"Do We Need More Scientists?" by Michael S. Teitelbaum, in The Public Interest (Fall 2003), 1112 16th St., N.W., Ste. 140, Washington, D.C. 20036.
Since the mid-1980s, university administrators, corporate employers, and government agencies have been warning of a dire shortage of native-born scientists and engineers. Last year, the National Science Board warned that the shortfall could "seriously threaten our long-term prosperity, national security, and quality of life." Isn't it strange, then, asks Teitelbaum, program director of the Alfred P. Sloan Foundation, to read newspaper reports about big layoffs of scientists and engineers in the computer, telecommunications, and aerospace industries, and stories about newly minted science and engineering Ph.D.'s who can't find stable jobs?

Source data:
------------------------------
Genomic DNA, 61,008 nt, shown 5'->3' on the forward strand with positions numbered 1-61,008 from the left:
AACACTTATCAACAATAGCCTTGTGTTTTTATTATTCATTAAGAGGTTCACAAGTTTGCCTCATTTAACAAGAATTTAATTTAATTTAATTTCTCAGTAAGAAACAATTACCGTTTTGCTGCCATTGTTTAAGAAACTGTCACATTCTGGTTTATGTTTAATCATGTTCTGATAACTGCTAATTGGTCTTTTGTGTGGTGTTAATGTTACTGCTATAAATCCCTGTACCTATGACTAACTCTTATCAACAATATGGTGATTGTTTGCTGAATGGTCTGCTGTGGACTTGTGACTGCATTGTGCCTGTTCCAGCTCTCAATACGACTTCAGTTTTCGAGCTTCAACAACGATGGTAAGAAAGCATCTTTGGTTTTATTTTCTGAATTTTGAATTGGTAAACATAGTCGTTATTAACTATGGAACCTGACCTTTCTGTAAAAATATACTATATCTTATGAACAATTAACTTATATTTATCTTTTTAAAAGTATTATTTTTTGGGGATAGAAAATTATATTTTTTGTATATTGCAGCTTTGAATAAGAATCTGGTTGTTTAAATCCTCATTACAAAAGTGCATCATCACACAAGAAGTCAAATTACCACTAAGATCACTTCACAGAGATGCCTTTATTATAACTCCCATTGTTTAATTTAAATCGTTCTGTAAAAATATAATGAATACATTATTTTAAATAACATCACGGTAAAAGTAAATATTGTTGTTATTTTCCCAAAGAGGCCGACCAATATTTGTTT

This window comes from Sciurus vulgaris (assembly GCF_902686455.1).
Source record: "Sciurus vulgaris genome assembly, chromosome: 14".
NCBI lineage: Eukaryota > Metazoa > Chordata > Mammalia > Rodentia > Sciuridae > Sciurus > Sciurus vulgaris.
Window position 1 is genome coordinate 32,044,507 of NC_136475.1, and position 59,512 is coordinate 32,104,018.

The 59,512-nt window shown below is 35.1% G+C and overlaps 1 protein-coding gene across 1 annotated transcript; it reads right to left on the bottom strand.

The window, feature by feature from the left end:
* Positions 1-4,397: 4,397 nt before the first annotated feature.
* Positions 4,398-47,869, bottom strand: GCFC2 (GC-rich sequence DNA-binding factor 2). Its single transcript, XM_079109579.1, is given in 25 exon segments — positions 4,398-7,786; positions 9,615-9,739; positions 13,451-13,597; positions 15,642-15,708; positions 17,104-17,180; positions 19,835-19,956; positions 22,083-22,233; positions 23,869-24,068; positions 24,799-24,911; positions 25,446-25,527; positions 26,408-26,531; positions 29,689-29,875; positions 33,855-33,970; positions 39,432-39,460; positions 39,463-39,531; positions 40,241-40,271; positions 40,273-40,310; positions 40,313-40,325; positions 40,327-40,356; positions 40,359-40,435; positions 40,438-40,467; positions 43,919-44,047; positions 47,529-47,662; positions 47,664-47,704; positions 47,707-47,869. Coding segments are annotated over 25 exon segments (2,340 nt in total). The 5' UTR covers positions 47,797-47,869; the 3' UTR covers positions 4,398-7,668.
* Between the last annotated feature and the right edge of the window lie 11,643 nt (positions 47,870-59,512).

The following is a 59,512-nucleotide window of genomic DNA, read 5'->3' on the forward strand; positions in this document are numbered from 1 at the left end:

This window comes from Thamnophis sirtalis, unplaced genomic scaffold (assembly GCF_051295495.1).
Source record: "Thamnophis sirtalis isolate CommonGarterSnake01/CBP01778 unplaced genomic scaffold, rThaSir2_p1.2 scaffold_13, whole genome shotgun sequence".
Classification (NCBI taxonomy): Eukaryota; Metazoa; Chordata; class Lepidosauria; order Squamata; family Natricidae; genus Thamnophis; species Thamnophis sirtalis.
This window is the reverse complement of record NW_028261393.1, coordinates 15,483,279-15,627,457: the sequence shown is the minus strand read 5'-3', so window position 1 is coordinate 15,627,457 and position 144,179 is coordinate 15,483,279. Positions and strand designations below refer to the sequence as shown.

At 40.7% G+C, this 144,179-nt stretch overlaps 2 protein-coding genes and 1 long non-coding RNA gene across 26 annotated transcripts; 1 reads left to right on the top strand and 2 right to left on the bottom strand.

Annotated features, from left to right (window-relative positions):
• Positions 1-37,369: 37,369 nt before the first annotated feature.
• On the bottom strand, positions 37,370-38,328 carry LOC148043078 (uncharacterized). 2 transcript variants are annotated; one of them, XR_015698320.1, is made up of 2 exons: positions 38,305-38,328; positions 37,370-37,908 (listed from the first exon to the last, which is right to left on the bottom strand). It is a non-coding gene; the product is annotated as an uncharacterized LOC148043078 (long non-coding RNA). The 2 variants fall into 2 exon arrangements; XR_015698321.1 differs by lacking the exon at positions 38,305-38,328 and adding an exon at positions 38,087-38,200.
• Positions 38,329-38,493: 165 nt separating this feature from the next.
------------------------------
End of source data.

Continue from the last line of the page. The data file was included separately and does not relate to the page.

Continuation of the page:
What all the highly publicized warnings of impending crisis lack, says Teitelbaum, is solid evidence. There is no "strong upward pressure on real wages" for the nation's 3.5 million scientists and engineers, and unemployment in science and engineering is as high as it is in other education-intensive professions. …